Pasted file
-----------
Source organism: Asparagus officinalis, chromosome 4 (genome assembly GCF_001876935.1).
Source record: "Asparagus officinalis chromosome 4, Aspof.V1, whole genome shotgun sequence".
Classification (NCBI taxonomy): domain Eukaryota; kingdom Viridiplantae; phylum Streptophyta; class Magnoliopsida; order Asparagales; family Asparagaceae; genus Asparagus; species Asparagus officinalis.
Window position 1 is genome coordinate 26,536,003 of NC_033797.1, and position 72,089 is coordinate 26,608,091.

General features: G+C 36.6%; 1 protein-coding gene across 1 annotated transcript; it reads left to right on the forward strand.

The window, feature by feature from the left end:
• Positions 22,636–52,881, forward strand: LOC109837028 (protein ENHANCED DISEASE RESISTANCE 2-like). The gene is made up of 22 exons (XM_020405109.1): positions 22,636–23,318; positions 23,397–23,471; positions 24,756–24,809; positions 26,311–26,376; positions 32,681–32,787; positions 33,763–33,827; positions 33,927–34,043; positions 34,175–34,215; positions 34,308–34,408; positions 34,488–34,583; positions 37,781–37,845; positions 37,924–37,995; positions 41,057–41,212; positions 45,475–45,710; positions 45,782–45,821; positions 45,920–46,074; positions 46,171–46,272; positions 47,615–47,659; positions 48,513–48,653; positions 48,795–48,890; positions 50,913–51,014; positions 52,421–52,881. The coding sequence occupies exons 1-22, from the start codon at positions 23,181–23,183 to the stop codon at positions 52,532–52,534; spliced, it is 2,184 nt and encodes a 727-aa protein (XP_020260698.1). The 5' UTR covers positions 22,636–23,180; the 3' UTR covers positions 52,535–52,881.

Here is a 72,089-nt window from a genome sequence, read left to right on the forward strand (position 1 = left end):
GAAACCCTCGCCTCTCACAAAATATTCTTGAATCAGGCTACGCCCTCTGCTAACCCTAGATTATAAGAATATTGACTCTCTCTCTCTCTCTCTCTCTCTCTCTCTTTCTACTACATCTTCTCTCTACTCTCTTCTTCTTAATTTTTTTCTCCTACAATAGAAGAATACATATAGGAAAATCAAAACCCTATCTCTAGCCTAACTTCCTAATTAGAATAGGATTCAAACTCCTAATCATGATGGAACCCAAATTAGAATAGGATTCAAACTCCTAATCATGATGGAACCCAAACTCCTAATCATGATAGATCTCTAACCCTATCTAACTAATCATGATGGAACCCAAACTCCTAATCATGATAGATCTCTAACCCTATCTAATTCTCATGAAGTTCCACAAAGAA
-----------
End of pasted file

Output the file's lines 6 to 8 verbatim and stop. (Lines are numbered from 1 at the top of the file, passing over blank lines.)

The window, feature by feature from the left end:
• Positions 22,636–52,881, forward strand: LOC109837028 (protein ENHANCED DISEASE RESISTANCE 2-like). The gene is made up of 22 exons (XM_020405109.1): positions 22,636–23,318; positions 23,397–23,471; positions 24,756–24,809; positions 26,311–26,376; positions 32,681–32,787; positions 33,763–33,827; positions 33,927–34,043; positions 34,175–34,215; positions 34,308–34,408; positions 34,488–34,583; positions 37,781–37,845; positions 37,924–37,995; positions 41,057–41,212; positions 45,475–45,710; positions 45,782–45,821; positions 45,920–46,074; positions 46,171–46,272; positions 47,615–47,659; positions 48,513–48,653; positions 48,795–48,890; positions 50,913–51,014; positions 52,421–52,881. The coding sequence occupies exons 1-22, from the start codon at positions 23,181–23,183 to the stop codon at positions 52,532–52,534; spliced, it is 2,184 nt and encodes a 727-aa protein (XP_020260698.1). The 5' UTR covers positions 22,636–23,180; the 3' UTR covers positions 52,535–52,881.

Here is a 72,089-nt window from a genome sequence, read left to right on the forward strand (position 1 = left end):